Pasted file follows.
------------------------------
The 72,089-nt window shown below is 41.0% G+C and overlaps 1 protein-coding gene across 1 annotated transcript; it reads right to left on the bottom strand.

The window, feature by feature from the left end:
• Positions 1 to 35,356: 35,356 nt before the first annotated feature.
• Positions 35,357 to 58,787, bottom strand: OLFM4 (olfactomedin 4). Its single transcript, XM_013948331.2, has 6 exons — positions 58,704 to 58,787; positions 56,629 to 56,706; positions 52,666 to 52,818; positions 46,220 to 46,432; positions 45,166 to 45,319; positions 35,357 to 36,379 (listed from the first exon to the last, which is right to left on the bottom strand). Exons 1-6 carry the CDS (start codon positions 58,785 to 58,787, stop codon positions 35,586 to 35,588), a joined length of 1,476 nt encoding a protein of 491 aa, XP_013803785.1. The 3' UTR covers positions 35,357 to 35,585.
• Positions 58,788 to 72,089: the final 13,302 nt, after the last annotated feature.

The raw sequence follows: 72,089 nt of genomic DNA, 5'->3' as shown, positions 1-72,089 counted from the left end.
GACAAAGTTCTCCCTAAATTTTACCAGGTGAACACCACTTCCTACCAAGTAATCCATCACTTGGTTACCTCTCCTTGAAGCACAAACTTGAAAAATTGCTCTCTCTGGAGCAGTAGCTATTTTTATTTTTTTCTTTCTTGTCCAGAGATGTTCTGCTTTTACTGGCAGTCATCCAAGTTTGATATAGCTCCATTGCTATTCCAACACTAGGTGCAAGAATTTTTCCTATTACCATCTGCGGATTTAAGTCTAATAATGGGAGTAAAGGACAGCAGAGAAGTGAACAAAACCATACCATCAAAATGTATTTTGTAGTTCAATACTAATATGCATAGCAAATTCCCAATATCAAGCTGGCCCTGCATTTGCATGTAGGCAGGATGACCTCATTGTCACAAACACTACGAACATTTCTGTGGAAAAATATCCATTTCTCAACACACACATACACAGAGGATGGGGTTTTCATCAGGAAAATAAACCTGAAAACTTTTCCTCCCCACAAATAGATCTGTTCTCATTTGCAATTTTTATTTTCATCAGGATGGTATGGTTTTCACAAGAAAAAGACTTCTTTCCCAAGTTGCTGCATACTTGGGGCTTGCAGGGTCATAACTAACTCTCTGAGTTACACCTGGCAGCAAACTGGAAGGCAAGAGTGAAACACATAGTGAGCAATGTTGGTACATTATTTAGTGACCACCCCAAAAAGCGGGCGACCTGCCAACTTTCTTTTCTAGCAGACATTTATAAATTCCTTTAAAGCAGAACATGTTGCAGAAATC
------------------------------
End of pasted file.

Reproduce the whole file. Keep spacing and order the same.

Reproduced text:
The 72,089-nt window shown below is 41.0% G+C and overlaps 1 protein-coding gene across 1 annotated transcript; it reads right to left on the bottom strand.

The window, feature by feature from the left end:
• Positions 1 to 35,356: 35,356 nt before the first annotated feature.
• Positions 35,357 to 58,787, bottom strand: OLFM4 (olfactomedin 4). Its single transcript, XM_013948331.2, has 6 exons — positions 58,704 to 58,787; positions 56,629 to 56,706; positions 52,666 to 52,818; positions 46,220 to 46,432; positions 45,166 to 45,319; positions 35,357 to 36,379 (listed from the first exon to the last, which is right to left on the bottom strand). Exons 1-6 carry the CDS (start codon positions 58,785 to 58,787, stop codon positions 35,586 to 35,588), a joined length of 1,476 nt encoding a protein of 491 aa, XP_013803785.1. The 3' UTR covers positions 35,357 to 35,585.
• Positions 58,788 to 72,089: the final 13,302 nt, after the last annotated feature.

The raw sequence follows: 72,089 nt of genomic DNA, 5'->3' as shown, positions 1-72,089 counted from the left end.
GACAAAGTTCTCCCTAAATTTTACCAGGTGAACACCACTTCCTACCAAGTAATCCATCACTTGGTTACCTCTCCTTGAAGCACAAACTTGAAAAATTGCTCTCTCTGGAGCAGTAGCTATTTTTATTTTTTTCTTTCTTGTCCAGAGATGTTCTGCTTTTACTGGCAGTCATCCAAGTTTGATATAGCTCCATTGCTATTCCAACACTAGGTGCAAGAATTTTTCCTATTACCATCTGCGGATTTAAGTCTAATAATGGGAGTAAAGGACAGCAGAGAAGTGAACAAAACCATACCATCAAAATGTATTTTGTAGTTCAATACTAATATGCATAGCAAATTCCCAATATCAAGCTGGCCCTGCATTTGCATGTAGGCAGGATGACCTCATTGTCACAAACACTACGAACATTTCTGTGGAAAAATATCCATTTCTCAACACACACATACACAGAGGATGGGGTTTTCATCAGGAAAATAAACCTGAAAACTTTTCCTCCCCACAAATAGATCTGTTCTCATTTGCAATTTTTATTTTCATCAGGATGGTATGGTTTTCACAAGAAAAAGACTTCTTTCCCAAGTTGCTGCATACTTGGGGCTTGCAGGGTCATAACTAACTCTCTGAGTTACACCTGGCAGCAAACTGGAAGGCAAGAGTGAAACACATAGTGAGCAATGTTGGTACATTATTTAGTGACCACCCCAAAAAGCGGGCGACCTGCCAACTTTCTTTTCTAGCAGACATTTATAAATTCCTTTAAAGCAGAACATGTTGCAGAAATC